The final list of DCHIs and funding organizations is by no means comprehensive, but it does offer representation from a variety of cultural sectors that can yield useful insights and inform future studies of sustainability issues and concerns.
The Survey Process
The Steering Committee initially contacted survey participants by e-mail, outlining the project and its purpose, introducing the survey consultant, and asking for their participation. This contact was followed shortly thereafter by an e-mail from the survey consultant requesting a scheduled phone interview.
Because the nature of information required from the DCHIs and funding agencies differed, a separate survey was developed for each group. The survey of DCHIs gathered information in the following areas:
- type of organization (e.g., membership, for-profit, not-for-profit, consortium)
- digital products or services offered
- needs assessments, market analyses, or user studies conducted
- relationships with other organizations
- financial support and business plan
- problems with achieving and maintaining sustainability
The survey of funding organizations gathered information about the following:
- funding categories for DCHIs
- DCHI projects funded over the last year
- reasons for funding DCHIs
- assessment of DCHIs’ sustainability issues
Both surveys were brief and attempted to strike a balance between the information needed and the short time available (seven weeks) to collect, synthesize, and analyze that information. The survey consultant developed all the survey questions on the basis of discussions with Steering Committee members and a review of early project documents that identified goals and objectives. The consultant randomly tested survey questions using information derived from a few organizational Web sites; however, this review was not scientific or comprehensive. As the interviews got under way, it became apparent that more flexibility was required: organizations with track records (“mature” organizations) needed to be asked questions with a slightly different cast than did newly formed projects. The consultant adjusted the survey questions accordingly, creating a series of “prompting questions” to generate discussion by various types of organizations. (See Appendix B for the DCHI survey and Appendix C for the funding organization survey.)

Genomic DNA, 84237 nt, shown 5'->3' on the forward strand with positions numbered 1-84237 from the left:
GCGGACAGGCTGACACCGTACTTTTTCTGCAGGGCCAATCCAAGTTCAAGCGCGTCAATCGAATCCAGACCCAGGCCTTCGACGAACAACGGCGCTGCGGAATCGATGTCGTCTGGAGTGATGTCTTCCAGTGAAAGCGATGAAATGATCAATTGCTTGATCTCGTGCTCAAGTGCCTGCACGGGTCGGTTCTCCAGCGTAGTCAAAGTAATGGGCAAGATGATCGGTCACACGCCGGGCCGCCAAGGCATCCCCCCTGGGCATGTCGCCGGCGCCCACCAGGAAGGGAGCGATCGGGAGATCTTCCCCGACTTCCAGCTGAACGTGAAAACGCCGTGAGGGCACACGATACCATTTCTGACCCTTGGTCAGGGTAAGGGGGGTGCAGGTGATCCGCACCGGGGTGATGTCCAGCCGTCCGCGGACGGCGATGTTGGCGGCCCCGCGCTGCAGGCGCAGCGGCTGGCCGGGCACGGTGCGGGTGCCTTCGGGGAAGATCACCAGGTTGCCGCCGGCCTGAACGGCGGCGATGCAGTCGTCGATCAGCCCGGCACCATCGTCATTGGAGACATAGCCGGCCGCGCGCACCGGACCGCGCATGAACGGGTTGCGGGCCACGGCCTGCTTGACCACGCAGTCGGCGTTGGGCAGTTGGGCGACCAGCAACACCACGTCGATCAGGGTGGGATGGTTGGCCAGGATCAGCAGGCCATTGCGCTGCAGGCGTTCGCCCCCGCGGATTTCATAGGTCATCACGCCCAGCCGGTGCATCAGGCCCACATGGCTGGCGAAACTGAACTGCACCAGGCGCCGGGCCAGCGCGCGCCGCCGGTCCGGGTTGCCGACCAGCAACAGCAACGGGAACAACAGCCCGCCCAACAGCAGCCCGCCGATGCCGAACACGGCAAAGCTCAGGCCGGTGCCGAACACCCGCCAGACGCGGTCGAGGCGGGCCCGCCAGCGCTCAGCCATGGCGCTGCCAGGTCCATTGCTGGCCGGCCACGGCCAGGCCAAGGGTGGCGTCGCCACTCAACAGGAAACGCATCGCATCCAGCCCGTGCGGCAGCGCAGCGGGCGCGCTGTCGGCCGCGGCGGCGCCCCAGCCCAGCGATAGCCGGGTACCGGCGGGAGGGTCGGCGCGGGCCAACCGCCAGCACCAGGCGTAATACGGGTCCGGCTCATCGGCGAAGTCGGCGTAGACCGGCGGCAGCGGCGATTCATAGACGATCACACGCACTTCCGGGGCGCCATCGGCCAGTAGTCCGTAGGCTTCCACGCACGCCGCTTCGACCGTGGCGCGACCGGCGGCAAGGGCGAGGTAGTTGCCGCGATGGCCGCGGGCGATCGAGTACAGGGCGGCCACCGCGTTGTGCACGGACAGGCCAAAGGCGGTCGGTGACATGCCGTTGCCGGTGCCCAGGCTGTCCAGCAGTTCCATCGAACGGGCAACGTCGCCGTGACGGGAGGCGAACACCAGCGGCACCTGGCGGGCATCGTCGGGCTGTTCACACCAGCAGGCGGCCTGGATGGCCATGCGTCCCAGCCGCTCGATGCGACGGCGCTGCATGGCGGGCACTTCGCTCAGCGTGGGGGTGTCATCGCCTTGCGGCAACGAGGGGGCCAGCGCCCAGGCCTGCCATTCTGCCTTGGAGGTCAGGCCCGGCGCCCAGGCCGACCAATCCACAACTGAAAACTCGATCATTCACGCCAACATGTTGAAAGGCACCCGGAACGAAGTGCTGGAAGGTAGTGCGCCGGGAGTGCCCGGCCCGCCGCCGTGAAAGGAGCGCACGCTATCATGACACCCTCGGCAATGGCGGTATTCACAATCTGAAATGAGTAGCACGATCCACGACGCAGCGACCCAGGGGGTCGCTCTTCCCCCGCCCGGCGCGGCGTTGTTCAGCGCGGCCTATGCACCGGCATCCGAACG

Information was collected in two ways: (1) by reviews of organizational Web sites; and (2) by telephone interviews between the consultant and a senior executive or administrator of the participating group. This two-part process was necessary because information concerning the more sensitive survey questions (those involving finances and sustainability) is not usually provided in a public forum such as a Web site. To maximize everyone’s time, the phone interviews were devoted solely to questions not addressed on an organization’s Web site. As a result, the average phone interview was only 25 minutes long. The Web site reviews took up to an hour or more.
All participants were assured of the confidential nature of their discussions at two points in the process: in the e-mail sent by the Steering Committee and at the initiation of the phone interview. In addition, participants were given an opportunity to approve, change, or omit cited comments or nonpublic information about their organization that appeared in an earlier proprietary version of this report submitted to CLIR in November 2002.
Survey planning and development took place in early September 2002, and survey information was gathered (through interviews and Web site reviews) between September 23 and November 5, 2002. Results originally were presented to CLIR in late November 2002.
In the interval between data gathering and the writing of this published report (May 2003), programmatic and organizational changes have taken place at many of the DCHIs that participated in the survey. Readers should be aware that the information reported here represents a snapshot of conditions and circumstances in the fall of 2002.